Feeding the five thousand -- or was it three? Researchers claim most crowd estimations are unreliable

Aug 25, 2011

The public should view crowd estimation with scepticism, say the authors of a study published today in Significance, the magazine of the Royal Statistical Society and the American Statistical Association, as they suggest more reliable alternatives to current estimating methods.

Estimates of sizes vary greatly, and the success of an event is often measured by the size of the crowd. Organisers of the 2007 "Stop the War" demonstration in London reported crowds of 60,000, whereas the police reported just 10,000. The US Government's estimate of the crowds at Obama's inauguration ceremony was 1.8 million, while other were much less, closer to one million. "In the absence of any accurate estimation methods, the public are left with a view of the truth coloured by the beliefs of the people making the estimates," claims Professor Paul Yip, of the University of Hong Kong, one of the authors of the study.

Such a huge in estimates is currently not unusual and suggests the use of crowd sizes as a political tool. Larger crowd sizes are a means of recruiting others to the cause, and it is more difficult for the authorities to ignore demands. "The authorities are sometimes put in a difficult position," says Yip. "It is important to highlight the shortcomings of existing estimating methods."

In today's study, the authors reveal several more accurate, more reliable methods of estimating crowd sizes. Currently, even when searching for the truth, there is a wide margin of error. The authors recommend organisers and authorities use an area x density estimating method for static crowds, which reduces the margin of error to less than 10%. Furthermore, they have devised an entirely new method of reliably estimating mobile crowds. Two inspection points are placed along the route where the number of participants is estimated, not too close together and with one near the end. In applying this two-inspection-point method to the Hong Kong 1st July march (a demonstration of widely-varying claimed size and of great political sensitivity) since 2003, more reliable estimates can then be obtained.

"It is important to rectify the myth of counting people. The public would be better served by estimates less open to political bias. Our study shows that crowd estimates with a margin of error of less than 10% can be achieved with the proposed method," Yip concludes.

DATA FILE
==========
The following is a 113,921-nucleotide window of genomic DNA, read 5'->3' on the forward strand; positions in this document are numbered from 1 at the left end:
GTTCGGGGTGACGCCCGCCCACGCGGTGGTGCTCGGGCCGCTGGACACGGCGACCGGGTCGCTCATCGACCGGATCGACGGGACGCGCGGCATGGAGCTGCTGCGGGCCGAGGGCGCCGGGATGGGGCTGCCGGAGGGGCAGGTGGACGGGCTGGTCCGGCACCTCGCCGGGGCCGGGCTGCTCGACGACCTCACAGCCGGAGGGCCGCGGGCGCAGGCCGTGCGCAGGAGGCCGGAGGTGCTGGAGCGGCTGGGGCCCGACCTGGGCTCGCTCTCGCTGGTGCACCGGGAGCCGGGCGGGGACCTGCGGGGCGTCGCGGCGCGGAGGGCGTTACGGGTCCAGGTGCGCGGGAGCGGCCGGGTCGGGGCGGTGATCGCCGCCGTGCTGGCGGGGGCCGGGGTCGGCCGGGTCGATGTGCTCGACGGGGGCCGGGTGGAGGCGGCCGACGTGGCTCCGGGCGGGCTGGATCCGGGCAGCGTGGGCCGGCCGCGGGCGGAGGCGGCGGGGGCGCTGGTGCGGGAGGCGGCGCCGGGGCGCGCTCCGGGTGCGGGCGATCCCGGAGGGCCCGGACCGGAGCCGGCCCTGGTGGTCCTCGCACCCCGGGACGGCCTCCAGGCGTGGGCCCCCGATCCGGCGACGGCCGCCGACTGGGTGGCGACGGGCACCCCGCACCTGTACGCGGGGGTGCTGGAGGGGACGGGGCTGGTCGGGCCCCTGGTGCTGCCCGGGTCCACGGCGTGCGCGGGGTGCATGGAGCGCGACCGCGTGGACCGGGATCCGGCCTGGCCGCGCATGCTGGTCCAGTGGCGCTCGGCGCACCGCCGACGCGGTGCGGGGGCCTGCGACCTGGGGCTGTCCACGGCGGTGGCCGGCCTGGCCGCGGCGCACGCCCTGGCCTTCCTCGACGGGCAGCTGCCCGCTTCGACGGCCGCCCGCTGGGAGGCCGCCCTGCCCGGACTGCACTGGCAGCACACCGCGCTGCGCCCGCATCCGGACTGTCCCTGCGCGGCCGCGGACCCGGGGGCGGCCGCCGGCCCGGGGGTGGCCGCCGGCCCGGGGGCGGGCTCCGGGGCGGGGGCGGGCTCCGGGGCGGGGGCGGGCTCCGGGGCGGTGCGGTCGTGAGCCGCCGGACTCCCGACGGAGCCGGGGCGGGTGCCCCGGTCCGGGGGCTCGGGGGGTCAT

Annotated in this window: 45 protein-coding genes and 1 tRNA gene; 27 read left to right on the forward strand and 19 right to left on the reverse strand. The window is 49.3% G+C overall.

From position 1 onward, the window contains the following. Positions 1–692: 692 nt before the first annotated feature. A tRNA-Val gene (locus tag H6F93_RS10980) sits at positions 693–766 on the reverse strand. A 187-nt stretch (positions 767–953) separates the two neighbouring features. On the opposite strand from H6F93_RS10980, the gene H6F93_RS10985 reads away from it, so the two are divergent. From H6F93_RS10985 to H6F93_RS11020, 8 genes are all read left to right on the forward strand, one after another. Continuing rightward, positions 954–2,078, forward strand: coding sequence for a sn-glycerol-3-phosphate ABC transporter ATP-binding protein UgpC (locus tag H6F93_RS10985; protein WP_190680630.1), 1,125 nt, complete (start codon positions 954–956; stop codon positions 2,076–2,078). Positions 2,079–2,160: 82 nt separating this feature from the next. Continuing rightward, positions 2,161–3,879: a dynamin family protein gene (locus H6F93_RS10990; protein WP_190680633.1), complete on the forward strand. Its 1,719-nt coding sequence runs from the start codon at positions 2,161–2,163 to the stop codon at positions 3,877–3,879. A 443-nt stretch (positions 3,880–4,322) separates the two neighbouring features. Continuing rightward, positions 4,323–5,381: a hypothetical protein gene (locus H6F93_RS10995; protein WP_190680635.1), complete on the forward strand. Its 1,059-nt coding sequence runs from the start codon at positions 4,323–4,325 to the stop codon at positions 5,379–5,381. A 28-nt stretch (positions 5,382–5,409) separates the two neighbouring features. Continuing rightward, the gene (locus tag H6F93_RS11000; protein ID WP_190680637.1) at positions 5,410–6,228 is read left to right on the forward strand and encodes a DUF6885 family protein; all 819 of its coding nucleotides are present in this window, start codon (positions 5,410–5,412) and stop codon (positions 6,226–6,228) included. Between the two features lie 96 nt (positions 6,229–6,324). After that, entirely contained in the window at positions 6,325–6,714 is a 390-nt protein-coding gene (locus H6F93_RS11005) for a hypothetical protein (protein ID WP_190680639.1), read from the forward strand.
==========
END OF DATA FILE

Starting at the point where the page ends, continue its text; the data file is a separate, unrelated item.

Explore further: Project finds that persons with disabilities are not well represented in the European labour market

add to favorites email to friend print save as pdf

Related Stories

Does the wisdom of crowds prevail when betting on football?

Nov 15, 2010

the number of points by which a strong team can be expected to defeat a weaker team—are supposed to reflect the "wisdom of crowds." But a new study in the Journal of Consumer Research found that crowds don't have a clue ...

Global war deaths have been substantially underestimated

Jun 20, 2008

[B]Research paper: 50 years of violent war deaths from Vietnam to Bosnia[/B] Globally, war has killed three times more people than previously estimated, and there is no evidence to support claims of a recent decline in ...

Recommended for you

Why are UK teenagers skipping school?

11 hours ago

Analysis of the results of a large-scale survey reveals the extent of truancy in English secondary schools and sheds light on the mental health of the country's teens.

Fewer lectures, more group work

12 hours ago

Professor Cees van der Vleuten from Maastricht University is a Visiting Professor at Wits University who believes that learning should be student centred.

How to teach all students to think critically

12 hours ago

All first year students at the University of Technology Sydney could soon be required to take a compulsory maths course in an attempt to give them some numerical thinking skills. ...

Consumer loyalty driven by aesthetics over functionality

Dec 17, 2014

When designing a new car, manufacturers might try to attract consumers with more horsepower, increased fuel efficiency or a lower price point. But new research from San Francisco State University shows consumers' loyalty ...

User comments : 0

Please sign in to add a comment. Registration is free, and takes less than a minute. Read more

Click here to reset your password.
Sign in to get notified via email when new comments are made.